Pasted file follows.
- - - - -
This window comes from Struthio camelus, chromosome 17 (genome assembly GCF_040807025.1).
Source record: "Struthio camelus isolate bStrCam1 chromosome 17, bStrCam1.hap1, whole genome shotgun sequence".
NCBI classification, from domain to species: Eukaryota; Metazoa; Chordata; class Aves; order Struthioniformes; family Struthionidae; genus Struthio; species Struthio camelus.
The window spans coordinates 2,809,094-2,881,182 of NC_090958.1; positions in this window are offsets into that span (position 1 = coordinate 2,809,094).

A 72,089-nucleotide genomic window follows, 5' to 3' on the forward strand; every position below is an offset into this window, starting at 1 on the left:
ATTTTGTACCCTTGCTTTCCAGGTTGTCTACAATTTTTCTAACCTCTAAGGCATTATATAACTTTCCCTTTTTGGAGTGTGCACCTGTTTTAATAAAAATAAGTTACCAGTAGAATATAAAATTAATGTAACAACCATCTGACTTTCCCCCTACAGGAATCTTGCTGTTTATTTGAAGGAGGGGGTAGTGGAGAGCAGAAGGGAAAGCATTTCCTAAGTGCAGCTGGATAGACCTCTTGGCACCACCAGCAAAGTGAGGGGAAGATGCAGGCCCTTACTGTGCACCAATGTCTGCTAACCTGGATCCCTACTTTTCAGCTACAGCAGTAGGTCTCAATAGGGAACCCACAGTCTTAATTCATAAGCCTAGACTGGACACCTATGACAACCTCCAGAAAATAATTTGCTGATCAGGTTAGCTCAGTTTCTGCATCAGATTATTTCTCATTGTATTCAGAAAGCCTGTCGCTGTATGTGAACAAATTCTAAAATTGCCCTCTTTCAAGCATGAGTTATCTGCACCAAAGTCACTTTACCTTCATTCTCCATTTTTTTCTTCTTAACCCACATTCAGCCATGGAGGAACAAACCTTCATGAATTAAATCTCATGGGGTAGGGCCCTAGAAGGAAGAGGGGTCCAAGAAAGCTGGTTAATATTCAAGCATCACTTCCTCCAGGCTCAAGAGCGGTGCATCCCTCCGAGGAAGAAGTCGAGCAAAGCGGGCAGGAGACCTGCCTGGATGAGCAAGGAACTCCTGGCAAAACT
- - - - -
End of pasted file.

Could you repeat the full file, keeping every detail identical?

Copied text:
This window comes from Struthio camelus, chromosome 17 (genome assembly GCF_040807025.1).
Source record: "Struthio camelus isolate bStrCam1 chromosome 17, bStrCam1.hap1, whole genome shotgun sequence".
NCBI classification, from domain to species: Eukaryota; Metazoa; Chordata; class Aves; order Struthioniformes; family Struthionidae; genus Struthio; species Struthio camelus.
The window spans coordinates 2,809,094-2,881,182 of NC_090958.1; positions in this window are offsets into that span (position 1 = coordinate 2,809,094).

A 72,089-nucleotide genomic window follows, 5' to 3' on the forward strand; every position below is an offset into this window, starting at 1 on the left:
ATTTTGTACCCTTGCTTTCCAGGTTGTCTACAATTTTTCTAACCTCTAAGGCATTATATAACTTTCCCTTTTTGGAGTGTGCACCTGTTTTAATAAAAATAAGTTACCAGTAGAATATAAAATTAATGTAACAACCATCTGACTTTCCCCCTACAGGAATCTTGCTGTTTATTTGAAGGAGGGGGTAGTGGAGAGCAGAAGGGAAAGCATTTCCTAAGTGCAGCTGGATAGACCTCTTGGCACCACCAGCAAAGTGAGGGGAAGATGCAGGCCCTTACTGTGCACCAATGTCTGCTAACCTGGATCCCTACTTTTCAGCTACAGCAGTAGGTCTCAATAGGGAACCCACAGTCTTAATTCATAAGCCTAGACTGGACACCTATGACAACCTCCAGAAAATAATTTGCTGATCAGGTTAGCTCAGTTTCTGCATCAGATTATTTCTCATTGTATTCAGAAAGCCTGTCGCTGTATGTGAACAAATTCTAAAATTGCCCTCTTTCAAGCATGAGTTATCTGCACCAAAGTCACTTTACCTTCATTCTCCATTTTTTTCTTCTTAACCCACATTCAGCCATGGAGGAACAAACCTTCATGAATTAAATCTCATGGGGTAGGGCCCTAGAAGGAAGAGGGGTCCAAGAAAGCTGGTTAATATTCAAGCATCACTTCCTCCAGGCTCAAGAGCGGTGCATCCCTCCGAGGAAGAAGTCGAGCAAAGCGGGCAGGAGACCTGCCTGGATGAGCAAGGAACTCCTGGCAAAACT